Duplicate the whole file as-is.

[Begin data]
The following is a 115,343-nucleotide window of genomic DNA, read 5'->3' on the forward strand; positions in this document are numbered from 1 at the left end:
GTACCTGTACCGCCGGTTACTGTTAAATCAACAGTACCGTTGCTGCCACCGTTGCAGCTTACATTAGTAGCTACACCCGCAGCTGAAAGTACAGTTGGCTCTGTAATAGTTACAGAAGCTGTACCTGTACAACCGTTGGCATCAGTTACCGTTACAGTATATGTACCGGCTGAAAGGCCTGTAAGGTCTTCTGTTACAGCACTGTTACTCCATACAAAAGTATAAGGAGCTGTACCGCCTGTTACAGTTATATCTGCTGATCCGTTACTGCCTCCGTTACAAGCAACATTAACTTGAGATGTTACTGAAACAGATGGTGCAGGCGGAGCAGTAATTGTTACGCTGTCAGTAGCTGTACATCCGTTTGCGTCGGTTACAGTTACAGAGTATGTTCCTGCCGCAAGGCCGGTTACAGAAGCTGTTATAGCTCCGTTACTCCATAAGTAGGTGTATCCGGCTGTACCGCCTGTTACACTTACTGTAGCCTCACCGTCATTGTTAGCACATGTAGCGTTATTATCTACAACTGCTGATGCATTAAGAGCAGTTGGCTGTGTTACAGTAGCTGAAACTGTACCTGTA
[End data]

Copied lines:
The following is a 115,343-nucleotide window of genomic DNA, read 5'->3' on the forward strand; positions in this document are numbered from 1 at the left end:
GTACCTGTACCGCCGGTTACTGTTAAATCAACAGTACCGTTGCTGCCACCGTTGCAGCTTACATTAGTAGCTACACCCGCAGCTGAAAGTACAGTTGGCTCTGTAATAGTTACAGAAGCTGTACCTGTACAACCGTTGGCATCAGTTACCGTTACAGTATATGTACCGGCTGAAAGGCCTGTAAGGTCTTCTGTTACAGCACTGTTACTCCATACAAAAGTATAAGGAGCTGTACCGCCTGTTACAGTTATATCTGCTGATCCGTTACTGCCTCCGTTACAAGCAACATTAACTTGAGATGTTACTGAAACAGATGGTGCAGGCGGAGCAGTAATTGTTACGCTGTCAGTAGCTGTACATCCGTTTGCGTCGGTTACAGTTACAGAGTATGTTCCTGCCGCAAGGCCGGTTACAGAAGCTGTTATAGCTCCGTTACTCCATAAGTAGGTGTATCCGGCTGTACCGCCTGTTACACTTACTGTAGCCTCACCGTCATTGTTAGCACATGTAGCGTTATTATCTACAACTGCTGATGCATTAAGAGCAGTTGGCTGTGTTACAGTAGCTGAAACTGTACCTGTA